Based on that information, the bank decided to adjust the price of the house down $5,000.00 to allow a credit for replacing the roof-top package unit on this 1100 square-foot building. They arrived at this figure after getting a quote from a service company that evaluated the situation and confirmed that, yes, the unit was ‘dead in the water’ when it came to performing up to full capacity in warmer weather. This diagnosis was ‘confirmed’ by an HVAC technician who happened to live next door on the North side of this house. He said that he had also had an opportunity to look at the equipment, and tried to add refrigerant in order to get it to perform better, but it didn’t help, and he therefore determined that the only solution was to replace the unit.

During all this, I happened to be working on a remodel on the home next door on the South side of this house. (And, yes, I’ll admit that I was pretty much enjoying this scenario as it played out.)

Once the sale of the house was accomplished at the $5,000.00 discounted price, and the building had been cleaned out and fumigated…lots of dust, dirt, filth, and roaches involved here…I now had the opportunity to get into the building and evaluate the performance of the air conditioning system.

My first task was to perform a temperature-differential test across the indoor coil, which showed that the temperature drop was an alarming 29-degrees Fahrenheit. Wow….far lower than it should have been. And, while I could have then gone further with the evaluation of this equipment by performing a static pressure test, I decided to just go ahead and access the indoor coil for a visual inspection. And, I’m sure many of you who are experienced technicians and reading this, know what I found: An indoor coil that was nearly totally covered with damp, dusty, musty, muddy dirt, dog hair, roach excrement etc… on its contact side, preventing any chance of proper air flow through the coil. Inspecting further, I also found something else you would expect. The fins of the squirrel-cage blower wheel were also caked with thick layer of some mostly indescribable, disgusting material.

As is often the case, accessing the indoor coil in order to get the contact surface clean, and then use a coil cleaner to complete the process of clearing the rest of the debris that had collected deeper into the fins and tubing wasn’t an easy (or pleasant) task. And, the removal of the air handler so it could be taken down off the roof to make sure it could be properly cleaned, also took some time.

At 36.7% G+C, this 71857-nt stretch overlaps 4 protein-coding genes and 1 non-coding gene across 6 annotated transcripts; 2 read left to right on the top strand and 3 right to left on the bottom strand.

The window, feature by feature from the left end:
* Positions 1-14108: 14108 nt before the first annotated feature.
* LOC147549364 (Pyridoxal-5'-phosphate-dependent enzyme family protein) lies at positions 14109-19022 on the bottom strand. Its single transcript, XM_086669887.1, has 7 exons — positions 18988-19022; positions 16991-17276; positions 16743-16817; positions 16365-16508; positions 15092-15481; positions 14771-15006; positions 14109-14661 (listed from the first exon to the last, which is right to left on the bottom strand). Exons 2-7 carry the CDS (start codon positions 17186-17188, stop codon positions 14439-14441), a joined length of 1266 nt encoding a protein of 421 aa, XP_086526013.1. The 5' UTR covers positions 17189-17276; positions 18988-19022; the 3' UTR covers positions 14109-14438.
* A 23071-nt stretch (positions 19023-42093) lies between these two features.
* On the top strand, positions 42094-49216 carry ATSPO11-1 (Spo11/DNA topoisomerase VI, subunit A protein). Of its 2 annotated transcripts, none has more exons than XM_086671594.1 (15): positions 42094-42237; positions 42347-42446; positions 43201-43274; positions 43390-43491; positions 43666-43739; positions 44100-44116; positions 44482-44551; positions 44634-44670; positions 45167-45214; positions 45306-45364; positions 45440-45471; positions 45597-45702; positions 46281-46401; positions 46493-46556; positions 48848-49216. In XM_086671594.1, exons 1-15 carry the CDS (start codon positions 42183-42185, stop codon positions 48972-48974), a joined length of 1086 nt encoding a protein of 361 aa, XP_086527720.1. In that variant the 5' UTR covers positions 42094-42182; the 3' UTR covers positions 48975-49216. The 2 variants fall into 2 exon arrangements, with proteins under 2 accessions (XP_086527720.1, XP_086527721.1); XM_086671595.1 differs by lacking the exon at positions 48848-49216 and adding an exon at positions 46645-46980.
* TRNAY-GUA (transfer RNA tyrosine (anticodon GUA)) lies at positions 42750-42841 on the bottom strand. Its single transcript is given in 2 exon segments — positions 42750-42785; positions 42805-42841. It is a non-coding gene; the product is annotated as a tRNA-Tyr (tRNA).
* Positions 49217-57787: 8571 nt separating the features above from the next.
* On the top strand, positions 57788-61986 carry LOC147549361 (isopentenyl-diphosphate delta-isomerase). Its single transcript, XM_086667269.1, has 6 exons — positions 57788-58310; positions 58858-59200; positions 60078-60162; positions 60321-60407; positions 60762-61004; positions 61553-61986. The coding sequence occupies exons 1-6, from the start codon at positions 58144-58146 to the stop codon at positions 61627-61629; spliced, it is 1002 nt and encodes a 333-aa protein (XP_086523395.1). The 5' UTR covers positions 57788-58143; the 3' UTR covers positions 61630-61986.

But, once the clean-up work on the indoor coil, the air handler, and the condenser coil, was done, and an evaluation of the TXV metering device refrigeration system was performed to ensure that there wasn’t an overcharge, a subsequent test of the temperature drop across the indoor coil showed it to be a respectable 18-degrees, and a static pressure test showed a differential of only .04 WC (Water Column Inches).

And, within a short time on this 100-degree ambient temperature day, the building was perfectly comfortable, both in regard to indoor air temperature and humdity.

The bottom line here? The cost of a gallon of coil cleaner pumped through a pressure sprayer on the coils, along with the de-greaser used on the blower wheel that was removed for cleaning, didn’t add up to anything near $5,000.00.

Until next week…

Learn from yesterday….Live for today….Look forward to tomorrow

Jim

 

 

It’s always been my personal opinion that the residential HVACR technician is, as they say, a ‘different breed of cat’….a bit different than an electrician, a plumber. And when I say different, I don’t mean from a hands-on or craft perspective. I’m talking about the desire to be independently employed.

I don’t really know if my percentage estimate is right, but to say that somewhere in the neighborhood of 95% of the technicians in the heating and air conditioning business either have been, are, or have a stronger-than-average desire to be, in business for themselves, feels right. And, in my experience in working with the other crafts mentioned above, I don’t get the same feeling about those technicians. My feeling is that the being  independent-and-owning-my-own business desire percentage is significantly lower for them than it is for HVAC technicians.